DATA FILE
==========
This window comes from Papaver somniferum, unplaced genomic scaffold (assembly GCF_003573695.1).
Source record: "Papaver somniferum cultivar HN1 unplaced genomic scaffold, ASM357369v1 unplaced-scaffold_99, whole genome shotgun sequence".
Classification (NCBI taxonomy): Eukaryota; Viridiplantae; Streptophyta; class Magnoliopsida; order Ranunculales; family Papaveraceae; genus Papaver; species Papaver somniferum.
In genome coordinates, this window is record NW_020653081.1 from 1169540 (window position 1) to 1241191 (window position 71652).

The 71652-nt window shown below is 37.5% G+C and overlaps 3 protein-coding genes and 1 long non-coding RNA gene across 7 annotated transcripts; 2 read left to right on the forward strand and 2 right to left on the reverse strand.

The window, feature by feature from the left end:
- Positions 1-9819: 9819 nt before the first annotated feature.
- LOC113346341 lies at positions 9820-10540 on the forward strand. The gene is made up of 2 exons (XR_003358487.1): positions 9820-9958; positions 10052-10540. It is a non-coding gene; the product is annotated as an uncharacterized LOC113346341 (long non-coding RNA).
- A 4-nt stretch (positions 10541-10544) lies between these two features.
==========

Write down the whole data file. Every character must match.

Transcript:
This window comes from Papaver somniferum, unplaced genomic scaffold (assembly GCF_003573695.1).
Source record: "Papaver somniferum cultivar HN1 unplaced genomic scaffold, ASM357369v1 unplaced-scaffold_99, whole genome shotgun sequence".
Classification (NCBI taxonomy): Eukaryota; Viridiplantae; Streptophyta; class Magnoliopsida; order Ranunculales; family Papaveraceae; genus Papaver; species Papaver somniferum.
In genome coordinates, this window is record NW_020653081.1 from 1169540 (window position 1) to 1241191 (window position 71652).

The 71652-nt window shown below is 37.5% G+C and overlaps 3 protein-coding genes and 1 long non-coding RNA gene across 7 annotated transcripts; 2 read left to right on the forward strand and 2 right to left on the reverse strand.

The window, feature by feature from the left end:
- Positions 1-9819: 9819 nt before the first annotated feature.
- LOC113346341 lies at positions 9820-10540 on the forward strand. The gene is made up of 2 exons (XR_003358487.1): positions 9820-9958; positions 10052-10540. It is a non-coding gene; the product is annotated as an uncharacterized LOC113346341 (long non-coding RNA).
- A 4-nt stretch (positions 10541-10544) lies between these two features.